The M380 revolver has a spur-less hammer to assist in streamlining the draw from either a pocket, or ankle carry. The DAO trigger is best described as long and stacky. The trigger pull is fairly smooth and there isn’t any grittiness associated with it, a pleasant surprise. It went beyond the 12 pounds at which my trigger scale stops, but just barely. I’m calling it 12 pounds and change. As noted, it does stack toward the release point, which I found useful as a knowledge point of knowing when the hammer would drop. (Trigger stacking means the weight of pull does not increase in a linear fashion, but increases irregularly as it is pulled, often unpredictably. --editor) The 442 revolver follows the vaunted and classic Smith and Wesson “Centennial” style where the hammer is completely internal to the revolver. This allows for a higher grip on the revolver and it completely eliminates the risk of snagging. Trigger pull was a smooth nine pounds five oz.
Fit and Finish:
I was actually fairly surprised here. The finish looks neat, there are no loose parts, screws were tight, and there is no gap between the grips and the frame. The blue is nice and even. I haven’t taken it apart yet (no need to as of yet) so I can’t vouch for any internal tool markings that seem to be typical of Taurus Revolvers that I’ve owned in the past. The gun also locks up tight.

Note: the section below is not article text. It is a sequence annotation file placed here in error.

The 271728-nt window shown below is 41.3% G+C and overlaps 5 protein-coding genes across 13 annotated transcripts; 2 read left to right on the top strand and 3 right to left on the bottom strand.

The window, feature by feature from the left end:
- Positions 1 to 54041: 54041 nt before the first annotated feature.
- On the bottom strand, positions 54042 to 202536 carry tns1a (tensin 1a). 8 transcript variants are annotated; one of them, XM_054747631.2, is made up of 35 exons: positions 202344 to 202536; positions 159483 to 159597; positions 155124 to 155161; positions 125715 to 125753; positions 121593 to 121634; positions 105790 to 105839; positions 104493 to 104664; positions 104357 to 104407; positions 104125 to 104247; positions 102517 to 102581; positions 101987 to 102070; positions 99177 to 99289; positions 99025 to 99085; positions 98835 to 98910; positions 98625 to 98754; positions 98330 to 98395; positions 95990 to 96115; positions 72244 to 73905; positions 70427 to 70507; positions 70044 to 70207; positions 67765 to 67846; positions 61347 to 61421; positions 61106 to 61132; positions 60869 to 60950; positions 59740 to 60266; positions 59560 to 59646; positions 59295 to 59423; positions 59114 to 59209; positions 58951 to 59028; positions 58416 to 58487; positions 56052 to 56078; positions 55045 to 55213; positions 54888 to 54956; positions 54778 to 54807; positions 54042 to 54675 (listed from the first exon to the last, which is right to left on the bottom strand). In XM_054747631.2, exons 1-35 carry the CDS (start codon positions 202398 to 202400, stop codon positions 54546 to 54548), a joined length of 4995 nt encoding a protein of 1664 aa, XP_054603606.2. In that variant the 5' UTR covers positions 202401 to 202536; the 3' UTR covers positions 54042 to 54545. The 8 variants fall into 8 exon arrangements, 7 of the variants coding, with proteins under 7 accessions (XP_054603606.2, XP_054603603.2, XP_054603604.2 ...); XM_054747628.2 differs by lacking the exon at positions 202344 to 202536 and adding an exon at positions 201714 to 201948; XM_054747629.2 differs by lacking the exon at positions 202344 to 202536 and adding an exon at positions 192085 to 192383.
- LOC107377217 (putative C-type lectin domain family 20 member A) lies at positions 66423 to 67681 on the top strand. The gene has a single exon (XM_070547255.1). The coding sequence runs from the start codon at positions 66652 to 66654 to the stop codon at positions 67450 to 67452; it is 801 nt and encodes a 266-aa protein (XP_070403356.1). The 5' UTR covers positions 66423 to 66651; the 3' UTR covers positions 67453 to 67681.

Shooting Impressions and Results:
I have a total of 150 rounds of .380 ACP through this gun, mostly PMC .380 ACP 95 grain jacketed round nose and Black Hills 95 grain JHP. The gun had no issues with feeding and every round went bang. Extraction was a breeze with the short case and the Star Clips. The cases didn’t stick in the chamber as they have been known to do with the S&W 940. Loading was also simple as the star clips helped align the rounds with their associated chamber. I also found that reloading was much faster than the 442 with an HKS Model 36 speedloader. My only concern is that the Star Clips as provided by Taurus is how THIN they are. They’re thinner than the standard 9mm moon clips used by the S&W 940 and the SP 101 and are rather flimsy.